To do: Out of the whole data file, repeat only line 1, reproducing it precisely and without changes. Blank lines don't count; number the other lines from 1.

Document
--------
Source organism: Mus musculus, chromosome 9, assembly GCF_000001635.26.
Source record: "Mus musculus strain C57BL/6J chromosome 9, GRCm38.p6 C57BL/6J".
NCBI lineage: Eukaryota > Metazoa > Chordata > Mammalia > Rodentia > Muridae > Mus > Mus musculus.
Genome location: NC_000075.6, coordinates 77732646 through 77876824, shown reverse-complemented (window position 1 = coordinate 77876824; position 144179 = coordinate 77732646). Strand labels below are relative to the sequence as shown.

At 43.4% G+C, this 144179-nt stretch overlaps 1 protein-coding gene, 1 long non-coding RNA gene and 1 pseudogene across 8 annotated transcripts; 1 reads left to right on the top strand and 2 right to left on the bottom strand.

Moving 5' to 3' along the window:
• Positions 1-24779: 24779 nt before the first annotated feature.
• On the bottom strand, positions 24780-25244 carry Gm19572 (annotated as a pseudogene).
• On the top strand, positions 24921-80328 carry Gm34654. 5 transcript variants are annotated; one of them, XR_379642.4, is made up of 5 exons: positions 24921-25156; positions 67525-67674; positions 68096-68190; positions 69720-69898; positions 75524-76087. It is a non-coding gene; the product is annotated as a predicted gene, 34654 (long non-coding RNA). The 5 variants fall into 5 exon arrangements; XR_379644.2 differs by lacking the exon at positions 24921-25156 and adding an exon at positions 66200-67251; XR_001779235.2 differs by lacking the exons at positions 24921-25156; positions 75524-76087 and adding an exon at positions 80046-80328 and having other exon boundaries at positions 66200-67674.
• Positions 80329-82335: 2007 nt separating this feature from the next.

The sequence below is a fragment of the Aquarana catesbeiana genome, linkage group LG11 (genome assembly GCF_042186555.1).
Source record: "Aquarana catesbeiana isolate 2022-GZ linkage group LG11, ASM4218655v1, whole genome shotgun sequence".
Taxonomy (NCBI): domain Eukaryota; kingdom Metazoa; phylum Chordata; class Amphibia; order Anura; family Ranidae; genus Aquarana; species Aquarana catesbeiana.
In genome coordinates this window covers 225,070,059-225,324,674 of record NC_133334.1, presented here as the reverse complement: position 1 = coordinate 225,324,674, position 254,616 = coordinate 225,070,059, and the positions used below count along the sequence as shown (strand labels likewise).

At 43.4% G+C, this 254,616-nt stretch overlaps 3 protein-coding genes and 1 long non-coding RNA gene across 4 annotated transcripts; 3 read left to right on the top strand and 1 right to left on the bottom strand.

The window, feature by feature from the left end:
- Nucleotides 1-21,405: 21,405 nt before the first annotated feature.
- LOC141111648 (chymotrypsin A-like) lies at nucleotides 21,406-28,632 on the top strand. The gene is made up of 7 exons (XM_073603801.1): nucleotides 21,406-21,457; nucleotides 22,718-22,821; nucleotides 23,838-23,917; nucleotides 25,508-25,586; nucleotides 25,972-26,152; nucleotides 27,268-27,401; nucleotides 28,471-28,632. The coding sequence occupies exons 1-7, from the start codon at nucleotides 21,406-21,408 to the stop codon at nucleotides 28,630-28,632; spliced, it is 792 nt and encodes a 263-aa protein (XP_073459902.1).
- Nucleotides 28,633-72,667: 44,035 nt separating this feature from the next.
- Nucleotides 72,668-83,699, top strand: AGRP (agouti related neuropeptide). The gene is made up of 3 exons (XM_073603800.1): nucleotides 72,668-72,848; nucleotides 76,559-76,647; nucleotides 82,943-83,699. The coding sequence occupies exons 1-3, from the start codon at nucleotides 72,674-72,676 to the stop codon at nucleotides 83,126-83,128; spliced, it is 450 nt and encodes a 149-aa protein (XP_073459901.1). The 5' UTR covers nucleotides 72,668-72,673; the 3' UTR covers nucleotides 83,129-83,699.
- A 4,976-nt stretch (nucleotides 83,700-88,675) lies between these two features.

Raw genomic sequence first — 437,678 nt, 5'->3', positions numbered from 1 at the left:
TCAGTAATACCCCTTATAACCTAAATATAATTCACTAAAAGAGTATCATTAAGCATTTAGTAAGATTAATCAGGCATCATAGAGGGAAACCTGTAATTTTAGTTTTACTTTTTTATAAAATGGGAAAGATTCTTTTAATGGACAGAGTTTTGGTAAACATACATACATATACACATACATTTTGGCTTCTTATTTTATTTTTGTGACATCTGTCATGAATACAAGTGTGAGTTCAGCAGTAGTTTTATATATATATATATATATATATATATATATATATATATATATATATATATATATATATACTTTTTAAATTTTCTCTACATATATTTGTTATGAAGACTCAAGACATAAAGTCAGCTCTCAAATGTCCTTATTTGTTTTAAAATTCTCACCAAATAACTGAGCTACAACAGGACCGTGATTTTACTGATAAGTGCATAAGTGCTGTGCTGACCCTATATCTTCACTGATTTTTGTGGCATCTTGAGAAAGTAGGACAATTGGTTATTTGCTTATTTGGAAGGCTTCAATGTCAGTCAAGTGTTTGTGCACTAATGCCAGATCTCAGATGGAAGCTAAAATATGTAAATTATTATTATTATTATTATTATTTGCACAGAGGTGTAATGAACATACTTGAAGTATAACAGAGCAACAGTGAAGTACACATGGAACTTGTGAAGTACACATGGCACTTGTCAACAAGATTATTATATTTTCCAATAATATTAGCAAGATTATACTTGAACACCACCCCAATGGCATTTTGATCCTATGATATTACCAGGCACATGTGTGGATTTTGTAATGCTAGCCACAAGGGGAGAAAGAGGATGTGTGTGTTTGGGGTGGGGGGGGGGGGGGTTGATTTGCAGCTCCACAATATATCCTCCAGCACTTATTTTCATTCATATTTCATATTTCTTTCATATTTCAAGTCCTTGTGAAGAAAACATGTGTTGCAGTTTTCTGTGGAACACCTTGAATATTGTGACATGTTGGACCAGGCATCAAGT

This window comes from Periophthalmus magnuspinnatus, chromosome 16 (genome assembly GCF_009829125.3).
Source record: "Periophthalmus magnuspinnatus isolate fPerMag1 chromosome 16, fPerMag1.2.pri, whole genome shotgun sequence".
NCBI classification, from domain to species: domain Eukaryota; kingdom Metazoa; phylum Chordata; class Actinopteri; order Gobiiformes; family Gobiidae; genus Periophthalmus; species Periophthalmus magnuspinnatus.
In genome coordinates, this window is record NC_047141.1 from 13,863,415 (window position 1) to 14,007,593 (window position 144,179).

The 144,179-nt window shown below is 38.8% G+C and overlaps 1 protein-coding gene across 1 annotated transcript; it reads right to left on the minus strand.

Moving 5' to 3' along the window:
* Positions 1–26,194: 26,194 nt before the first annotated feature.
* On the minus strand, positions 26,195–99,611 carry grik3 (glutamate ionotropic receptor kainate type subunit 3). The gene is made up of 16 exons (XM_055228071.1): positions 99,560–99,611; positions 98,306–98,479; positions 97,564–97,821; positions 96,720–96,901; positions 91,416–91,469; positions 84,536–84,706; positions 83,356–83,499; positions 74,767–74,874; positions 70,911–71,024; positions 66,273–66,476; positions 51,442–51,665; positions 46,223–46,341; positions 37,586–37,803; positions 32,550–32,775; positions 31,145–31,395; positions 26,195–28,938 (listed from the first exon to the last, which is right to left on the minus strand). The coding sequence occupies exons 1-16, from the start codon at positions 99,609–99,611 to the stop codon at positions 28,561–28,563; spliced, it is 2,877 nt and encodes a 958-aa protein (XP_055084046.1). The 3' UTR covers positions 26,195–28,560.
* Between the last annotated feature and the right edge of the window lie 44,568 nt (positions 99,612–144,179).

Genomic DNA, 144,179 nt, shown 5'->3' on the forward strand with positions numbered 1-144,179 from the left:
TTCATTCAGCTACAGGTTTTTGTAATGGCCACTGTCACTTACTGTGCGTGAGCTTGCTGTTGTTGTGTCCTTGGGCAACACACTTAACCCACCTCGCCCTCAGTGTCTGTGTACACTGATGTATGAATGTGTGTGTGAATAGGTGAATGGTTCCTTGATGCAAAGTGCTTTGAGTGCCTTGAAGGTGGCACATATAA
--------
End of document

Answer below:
Source organism: Mus musculus, chromosome 9, assembly GCF_000001635.26.